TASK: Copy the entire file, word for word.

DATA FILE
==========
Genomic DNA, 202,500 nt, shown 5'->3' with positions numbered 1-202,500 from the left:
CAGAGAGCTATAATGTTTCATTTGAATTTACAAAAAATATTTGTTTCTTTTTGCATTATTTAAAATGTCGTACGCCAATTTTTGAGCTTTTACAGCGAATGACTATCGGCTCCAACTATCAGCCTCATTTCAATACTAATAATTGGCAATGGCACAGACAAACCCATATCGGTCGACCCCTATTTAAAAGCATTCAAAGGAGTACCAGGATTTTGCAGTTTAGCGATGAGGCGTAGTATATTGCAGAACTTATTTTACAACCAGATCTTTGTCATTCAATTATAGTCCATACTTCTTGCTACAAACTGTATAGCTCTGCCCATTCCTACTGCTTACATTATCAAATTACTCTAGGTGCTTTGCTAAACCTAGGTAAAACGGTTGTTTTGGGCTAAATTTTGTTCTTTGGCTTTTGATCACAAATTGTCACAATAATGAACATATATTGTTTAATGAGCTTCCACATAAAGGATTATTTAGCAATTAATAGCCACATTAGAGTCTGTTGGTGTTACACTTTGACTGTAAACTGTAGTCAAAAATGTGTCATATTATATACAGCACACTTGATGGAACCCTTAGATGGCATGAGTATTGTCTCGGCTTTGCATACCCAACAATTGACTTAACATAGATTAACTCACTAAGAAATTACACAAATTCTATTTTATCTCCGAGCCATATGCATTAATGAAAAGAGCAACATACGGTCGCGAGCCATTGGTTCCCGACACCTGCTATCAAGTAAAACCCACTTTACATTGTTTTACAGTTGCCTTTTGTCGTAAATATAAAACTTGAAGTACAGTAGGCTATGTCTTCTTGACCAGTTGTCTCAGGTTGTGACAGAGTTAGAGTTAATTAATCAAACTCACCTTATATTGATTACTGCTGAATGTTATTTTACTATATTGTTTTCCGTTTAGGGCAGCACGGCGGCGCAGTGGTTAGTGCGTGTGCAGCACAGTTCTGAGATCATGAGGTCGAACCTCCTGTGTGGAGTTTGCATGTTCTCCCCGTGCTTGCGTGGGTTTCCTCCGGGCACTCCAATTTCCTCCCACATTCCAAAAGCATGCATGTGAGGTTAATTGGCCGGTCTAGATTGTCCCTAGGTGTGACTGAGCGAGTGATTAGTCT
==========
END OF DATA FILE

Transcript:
Genomic DNA, 202,500 nt, shown 5'->3' with positions numbered 1-202,500 from the left:
CAGAGAGCTATAATGTTTCATTTGAATTTACAAAAAATATTTGTTTCTTTTTGCATTATTTAAAATGTCGTACGCCAATTTTTGAGCTTTTACAGCGAATGACTATCGGCTCCAACTATCAGCCTCATTTCAATACTAATAATTGGCAATGGCACAGACAAACCCATATCGGTCGACCCCTATTTAAAAGCATTCAAAGGAGTACCAGGATTTTGCAGTTTAGCGATGAGGCGTAGTATATTGCAGAACTTATTTTACAACCAGATCTTTGTCATTCAATTATAGTCCATACTTCTTGCTACAAACTGTATAGCTCTGCCCATTCCTACTGCTTACATTATCAAATTACTCTAGGTGCTTTGCTAAACCTAGGTAAAACGGTTGTTTTGGGCTAAATTTTGTTCTTTGGCTTTTGATCACAAATTGTCACAATAATGAACATATATTGTTTAATGAGCTTCCACATAAAGGATTATTTAGCAATTAATAGCCACATTAGAGTCTGTTGGTGTTACACTTTGACTGTAAACTGTAGTCAAAAATGTGTCATATTATATACAGCACACTTGATGGAACCCTTAGATGGCATGAGTATTGTCTCGGCTTTGCATACCCAACAATTGACTTAACATAGATTAACTCACTAAGAAATTACACAAATTCTATTTTATCTCCGAGCCATATGCATTAATGAAAAGAGCAACATACGGTCGCGAGCCATTGGTTCCCGACACCTGCTATCAAGTAAAACCCACTTTACATTGTTTTACAGTTGCCTTTTGTCGTAAATATAAAACTTGAAGTACAGTAGGCTATGTCTTCTTGACCAGTTGTCTCAGGTTGTGACAGAGTTAGAGTTAATTAATCAAACTCACCTTATATTGATTACTGCTGAATGTTATTTTACTATATTGTTTTCCGTTTAGGGCAGCACGGCGGCGCAGTGGTTAGTGCGTGTGCAGCACAGTTCTGAGATCATGAGGTCGAACCTCCTGTGTGGAGTTTGCATGTTCTCCCCGTGCTTGCGTGGGTTTCCTCCGGGCACTCCAATTTCCTCCCACATTCCAAAAGCATGCATGTGAGGTTAATTGGCCGGTCTAGATTGTCCCTAGGTGTGACTGAGCGAGTGATTAGTCT